Piriformis syndrome



Background

  • "Sciatica" entrapment not originating from nerve root compression.
  • Probable compression of sciatic nerve, by piriformis muscle.
  • Piriformis normally helps ext rotate hip.
  • Inactive gluteals vs tight hip flexors (so piriformis strains at hip extension & rotation → compressing the sciatic N.).

Clinical

  • Clinical diagnosis.
  • Unilateral (rarely bilat.) buttock pain radiating to hamstrings or below.
  • F:M = 3:1.
  • 30 - 40 yo.
  • Exacerbated by sitting or prolonged "flexion" exercise (e.g. cycling).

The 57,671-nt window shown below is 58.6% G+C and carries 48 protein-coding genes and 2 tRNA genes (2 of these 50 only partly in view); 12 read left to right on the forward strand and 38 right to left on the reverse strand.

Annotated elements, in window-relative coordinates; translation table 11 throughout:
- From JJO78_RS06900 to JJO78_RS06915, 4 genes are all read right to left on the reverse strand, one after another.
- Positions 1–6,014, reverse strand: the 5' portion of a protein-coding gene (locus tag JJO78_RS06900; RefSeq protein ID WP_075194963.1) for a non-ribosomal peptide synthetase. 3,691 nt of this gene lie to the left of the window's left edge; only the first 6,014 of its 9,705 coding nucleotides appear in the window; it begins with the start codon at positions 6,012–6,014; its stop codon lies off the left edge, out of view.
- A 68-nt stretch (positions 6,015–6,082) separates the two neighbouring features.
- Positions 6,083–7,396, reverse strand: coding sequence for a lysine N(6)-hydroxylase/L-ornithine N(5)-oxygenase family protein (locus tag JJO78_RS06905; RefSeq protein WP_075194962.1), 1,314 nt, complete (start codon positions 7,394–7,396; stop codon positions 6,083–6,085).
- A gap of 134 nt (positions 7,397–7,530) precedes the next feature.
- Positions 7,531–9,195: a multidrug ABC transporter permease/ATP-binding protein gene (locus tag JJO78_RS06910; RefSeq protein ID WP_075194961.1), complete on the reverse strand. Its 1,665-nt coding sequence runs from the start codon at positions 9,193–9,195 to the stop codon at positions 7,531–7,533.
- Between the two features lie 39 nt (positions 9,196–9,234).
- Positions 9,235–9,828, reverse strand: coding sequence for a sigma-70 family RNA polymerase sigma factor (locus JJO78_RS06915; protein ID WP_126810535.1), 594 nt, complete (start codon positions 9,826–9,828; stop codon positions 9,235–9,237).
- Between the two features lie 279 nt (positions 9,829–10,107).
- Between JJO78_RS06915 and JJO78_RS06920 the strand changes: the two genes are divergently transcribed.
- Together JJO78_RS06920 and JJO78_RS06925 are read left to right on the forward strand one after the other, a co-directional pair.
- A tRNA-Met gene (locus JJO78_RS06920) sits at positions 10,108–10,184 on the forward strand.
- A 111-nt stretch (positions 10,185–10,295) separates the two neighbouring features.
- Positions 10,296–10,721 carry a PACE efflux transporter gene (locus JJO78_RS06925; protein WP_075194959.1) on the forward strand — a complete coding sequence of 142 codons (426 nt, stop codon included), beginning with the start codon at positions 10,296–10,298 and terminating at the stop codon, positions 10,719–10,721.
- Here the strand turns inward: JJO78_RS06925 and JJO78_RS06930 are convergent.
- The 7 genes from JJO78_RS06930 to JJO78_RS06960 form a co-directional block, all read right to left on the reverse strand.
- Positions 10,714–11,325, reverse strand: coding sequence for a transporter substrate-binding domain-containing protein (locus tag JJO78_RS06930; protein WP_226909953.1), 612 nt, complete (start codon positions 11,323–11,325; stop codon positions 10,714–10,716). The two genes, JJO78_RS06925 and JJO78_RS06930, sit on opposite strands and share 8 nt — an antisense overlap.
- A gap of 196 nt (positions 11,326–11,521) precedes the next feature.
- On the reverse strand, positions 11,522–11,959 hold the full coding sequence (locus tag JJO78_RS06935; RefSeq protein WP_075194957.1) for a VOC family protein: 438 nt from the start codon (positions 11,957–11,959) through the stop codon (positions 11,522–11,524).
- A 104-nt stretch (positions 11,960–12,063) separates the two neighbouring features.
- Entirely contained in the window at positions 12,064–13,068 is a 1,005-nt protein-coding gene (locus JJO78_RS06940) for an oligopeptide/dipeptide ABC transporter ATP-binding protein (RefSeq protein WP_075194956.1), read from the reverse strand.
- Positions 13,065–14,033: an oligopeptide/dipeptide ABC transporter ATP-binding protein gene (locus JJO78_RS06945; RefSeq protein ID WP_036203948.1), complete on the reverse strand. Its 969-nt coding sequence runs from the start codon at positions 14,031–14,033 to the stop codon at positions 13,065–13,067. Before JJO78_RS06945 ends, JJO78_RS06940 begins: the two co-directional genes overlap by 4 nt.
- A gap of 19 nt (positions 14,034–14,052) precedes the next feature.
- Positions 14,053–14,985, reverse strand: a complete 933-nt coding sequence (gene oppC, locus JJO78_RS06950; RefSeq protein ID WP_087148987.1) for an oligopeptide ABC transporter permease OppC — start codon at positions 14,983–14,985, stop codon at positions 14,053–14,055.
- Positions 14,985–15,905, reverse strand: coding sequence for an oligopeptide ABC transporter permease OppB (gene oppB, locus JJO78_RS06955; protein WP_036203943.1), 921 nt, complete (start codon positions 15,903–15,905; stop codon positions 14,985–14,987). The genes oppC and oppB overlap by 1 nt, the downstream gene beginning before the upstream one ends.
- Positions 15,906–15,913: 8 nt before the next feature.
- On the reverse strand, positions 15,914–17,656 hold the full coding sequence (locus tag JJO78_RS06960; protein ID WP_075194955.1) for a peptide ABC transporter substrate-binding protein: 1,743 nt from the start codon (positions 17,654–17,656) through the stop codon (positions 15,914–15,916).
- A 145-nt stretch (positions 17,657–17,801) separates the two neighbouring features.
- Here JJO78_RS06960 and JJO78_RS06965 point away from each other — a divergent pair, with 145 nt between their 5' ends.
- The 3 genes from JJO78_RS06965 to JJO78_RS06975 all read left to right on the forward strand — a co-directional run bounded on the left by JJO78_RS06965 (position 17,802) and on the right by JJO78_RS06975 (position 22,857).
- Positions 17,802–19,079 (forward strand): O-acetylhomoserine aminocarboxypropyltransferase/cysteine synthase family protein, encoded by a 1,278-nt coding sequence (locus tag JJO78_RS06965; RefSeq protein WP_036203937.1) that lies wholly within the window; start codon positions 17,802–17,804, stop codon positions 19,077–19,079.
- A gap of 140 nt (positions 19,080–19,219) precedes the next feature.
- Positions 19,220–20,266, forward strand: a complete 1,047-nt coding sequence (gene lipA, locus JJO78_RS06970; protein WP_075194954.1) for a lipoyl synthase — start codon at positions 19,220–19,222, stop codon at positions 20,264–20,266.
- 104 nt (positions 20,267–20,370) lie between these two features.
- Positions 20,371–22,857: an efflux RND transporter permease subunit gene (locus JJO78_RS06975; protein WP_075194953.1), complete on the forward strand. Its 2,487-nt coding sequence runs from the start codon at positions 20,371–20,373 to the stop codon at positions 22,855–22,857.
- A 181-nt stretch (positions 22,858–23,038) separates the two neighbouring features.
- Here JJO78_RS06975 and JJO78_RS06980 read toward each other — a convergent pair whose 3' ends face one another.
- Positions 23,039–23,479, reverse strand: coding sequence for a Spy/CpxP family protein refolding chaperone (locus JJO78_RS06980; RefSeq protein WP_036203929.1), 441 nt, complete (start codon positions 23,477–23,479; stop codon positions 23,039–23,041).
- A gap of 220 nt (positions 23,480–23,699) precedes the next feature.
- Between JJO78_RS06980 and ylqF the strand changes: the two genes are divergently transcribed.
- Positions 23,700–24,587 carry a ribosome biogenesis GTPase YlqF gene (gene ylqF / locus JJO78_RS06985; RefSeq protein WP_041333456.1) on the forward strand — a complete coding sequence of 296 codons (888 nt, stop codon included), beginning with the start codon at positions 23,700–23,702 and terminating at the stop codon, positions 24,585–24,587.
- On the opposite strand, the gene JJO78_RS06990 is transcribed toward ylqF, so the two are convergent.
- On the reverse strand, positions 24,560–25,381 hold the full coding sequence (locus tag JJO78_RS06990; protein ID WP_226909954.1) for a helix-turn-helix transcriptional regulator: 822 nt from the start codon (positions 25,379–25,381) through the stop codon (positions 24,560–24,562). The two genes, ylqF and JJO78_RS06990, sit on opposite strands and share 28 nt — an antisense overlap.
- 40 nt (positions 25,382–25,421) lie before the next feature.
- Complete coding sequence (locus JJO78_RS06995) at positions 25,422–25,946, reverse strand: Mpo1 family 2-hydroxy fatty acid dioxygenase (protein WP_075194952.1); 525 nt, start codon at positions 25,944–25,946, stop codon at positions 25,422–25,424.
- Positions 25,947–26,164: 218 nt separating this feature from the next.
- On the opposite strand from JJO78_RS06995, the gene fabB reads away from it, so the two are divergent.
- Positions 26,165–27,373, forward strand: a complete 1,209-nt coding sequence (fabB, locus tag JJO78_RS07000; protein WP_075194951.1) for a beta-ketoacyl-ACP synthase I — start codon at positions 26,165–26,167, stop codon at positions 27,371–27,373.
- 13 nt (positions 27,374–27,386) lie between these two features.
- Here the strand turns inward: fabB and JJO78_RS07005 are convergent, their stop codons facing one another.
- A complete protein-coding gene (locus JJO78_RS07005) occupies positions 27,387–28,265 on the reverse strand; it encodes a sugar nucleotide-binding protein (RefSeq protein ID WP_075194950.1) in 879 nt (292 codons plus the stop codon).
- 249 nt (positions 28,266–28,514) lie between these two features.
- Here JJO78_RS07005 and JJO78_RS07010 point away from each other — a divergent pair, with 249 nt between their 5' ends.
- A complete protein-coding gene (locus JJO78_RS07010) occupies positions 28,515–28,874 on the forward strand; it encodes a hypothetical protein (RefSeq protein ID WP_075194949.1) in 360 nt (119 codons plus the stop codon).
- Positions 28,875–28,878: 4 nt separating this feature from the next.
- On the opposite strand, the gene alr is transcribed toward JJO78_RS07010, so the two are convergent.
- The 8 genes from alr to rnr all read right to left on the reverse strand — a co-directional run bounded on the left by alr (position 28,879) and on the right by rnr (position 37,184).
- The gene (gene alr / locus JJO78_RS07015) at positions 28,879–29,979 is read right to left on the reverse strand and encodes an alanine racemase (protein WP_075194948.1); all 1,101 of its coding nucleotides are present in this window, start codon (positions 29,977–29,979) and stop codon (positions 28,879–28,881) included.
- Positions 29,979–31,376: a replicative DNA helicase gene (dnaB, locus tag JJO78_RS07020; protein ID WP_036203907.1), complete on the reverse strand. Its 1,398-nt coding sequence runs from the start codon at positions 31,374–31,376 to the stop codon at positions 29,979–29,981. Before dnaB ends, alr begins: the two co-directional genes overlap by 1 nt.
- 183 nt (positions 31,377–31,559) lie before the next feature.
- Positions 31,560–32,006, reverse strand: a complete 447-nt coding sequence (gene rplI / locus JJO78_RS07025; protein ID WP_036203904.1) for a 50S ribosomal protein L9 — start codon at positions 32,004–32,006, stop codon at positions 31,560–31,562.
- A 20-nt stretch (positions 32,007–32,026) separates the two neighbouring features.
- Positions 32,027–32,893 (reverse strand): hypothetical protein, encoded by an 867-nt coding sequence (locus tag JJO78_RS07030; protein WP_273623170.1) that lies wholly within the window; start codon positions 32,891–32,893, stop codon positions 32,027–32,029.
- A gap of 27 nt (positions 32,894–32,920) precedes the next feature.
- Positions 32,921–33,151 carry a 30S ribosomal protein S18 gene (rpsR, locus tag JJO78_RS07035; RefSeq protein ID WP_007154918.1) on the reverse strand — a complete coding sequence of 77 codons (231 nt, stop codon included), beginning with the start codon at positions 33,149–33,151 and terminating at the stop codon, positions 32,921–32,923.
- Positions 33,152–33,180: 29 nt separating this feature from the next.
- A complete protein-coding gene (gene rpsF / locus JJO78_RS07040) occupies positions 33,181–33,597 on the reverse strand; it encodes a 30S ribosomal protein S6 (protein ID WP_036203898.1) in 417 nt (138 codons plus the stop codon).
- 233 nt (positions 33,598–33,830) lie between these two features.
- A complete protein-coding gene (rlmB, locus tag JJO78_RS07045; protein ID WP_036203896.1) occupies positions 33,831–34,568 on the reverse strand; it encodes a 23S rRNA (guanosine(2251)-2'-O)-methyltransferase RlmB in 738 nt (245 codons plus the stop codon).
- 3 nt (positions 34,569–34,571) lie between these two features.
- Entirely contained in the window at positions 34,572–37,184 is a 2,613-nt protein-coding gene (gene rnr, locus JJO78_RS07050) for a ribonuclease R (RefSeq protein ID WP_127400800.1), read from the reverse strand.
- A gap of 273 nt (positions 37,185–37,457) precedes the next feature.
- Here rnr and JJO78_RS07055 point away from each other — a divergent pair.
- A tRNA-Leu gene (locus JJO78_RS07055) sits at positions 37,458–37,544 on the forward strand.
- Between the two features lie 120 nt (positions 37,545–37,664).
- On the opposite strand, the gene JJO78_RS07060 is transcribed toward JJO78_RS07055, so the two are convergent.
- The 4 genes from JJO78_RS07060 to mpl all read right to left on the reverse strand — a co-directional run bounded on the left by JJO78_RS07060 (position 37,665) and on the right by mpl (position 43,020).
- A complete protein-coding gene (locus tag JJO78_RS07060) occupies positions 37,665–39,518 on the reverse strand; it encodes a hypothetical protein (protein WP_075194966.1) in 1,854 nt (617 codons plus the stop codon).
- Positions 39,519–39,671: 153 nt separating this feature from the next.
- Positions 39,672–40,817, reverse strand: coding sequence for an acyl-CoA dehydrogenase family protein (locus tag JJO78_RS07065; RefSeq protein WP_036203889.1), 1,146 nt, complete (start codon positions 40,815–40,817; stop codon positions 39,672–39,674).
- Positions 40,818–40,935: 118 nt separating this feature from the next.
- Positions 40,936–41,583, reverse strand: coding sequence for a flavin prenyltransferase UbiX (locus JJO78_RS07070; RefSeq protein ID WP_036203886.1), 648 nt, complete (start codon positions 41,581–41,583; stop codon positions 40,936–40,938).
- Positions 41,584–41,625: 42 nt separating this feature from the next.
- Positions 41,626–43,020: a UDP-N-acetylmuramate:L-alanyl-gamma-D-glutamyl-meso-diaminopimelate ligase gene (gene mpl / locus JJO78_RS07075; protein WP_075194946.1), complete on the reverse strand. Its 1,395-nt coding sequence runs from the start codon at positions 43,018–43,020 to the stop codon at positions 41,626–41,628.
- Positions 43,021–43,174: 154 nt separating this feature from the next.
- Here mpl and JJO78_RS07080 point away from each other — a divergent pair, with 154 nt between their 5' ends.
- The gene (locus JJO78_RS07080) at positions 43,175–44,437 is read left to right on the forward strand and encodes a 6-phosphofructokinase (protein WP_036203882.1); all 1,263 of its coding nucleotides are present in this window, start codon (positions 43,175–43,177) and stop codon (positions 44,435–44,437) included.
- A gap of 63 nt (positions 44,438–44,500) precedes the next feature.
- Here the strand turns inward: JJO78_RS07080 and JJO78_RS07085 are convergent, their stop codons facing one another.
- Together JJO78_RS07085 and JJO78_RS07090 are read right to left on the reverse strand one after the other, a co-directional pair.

• Associated pudendal nerve compression may result in transient saddle paraesthesia or sphincter symptoms.
  • Symptoms relieved by hip extension or ext. rotation (patients walk "toe out").
  • No red flags.
  • No convincing root irritation (e.g. valsalva) symptoms.
  • Nil constitutional.
  • SLR near normal.
  • No motor, sphincter or perianal pinprick sensation abnormalities.
  • Trigger point at sciatic notch (½ way between ischium & Gr. trochanter).
  • FAIR (hip flexion/adduction/int. rotation) manoeuvre triggers symptoms.

Differential Dx


Investigations

  • EMG studies in difficult cases (GP to arrange).

Management

  • Muscle stretching & gluteal strengthening exercises and education (physio referral).
  • NSAIDs.
  • Ice.


Content By Dr √ćomhar O' Sullivan 25/02/2009. Last review Dr ÍOS, Dr C Luke 16/12/19.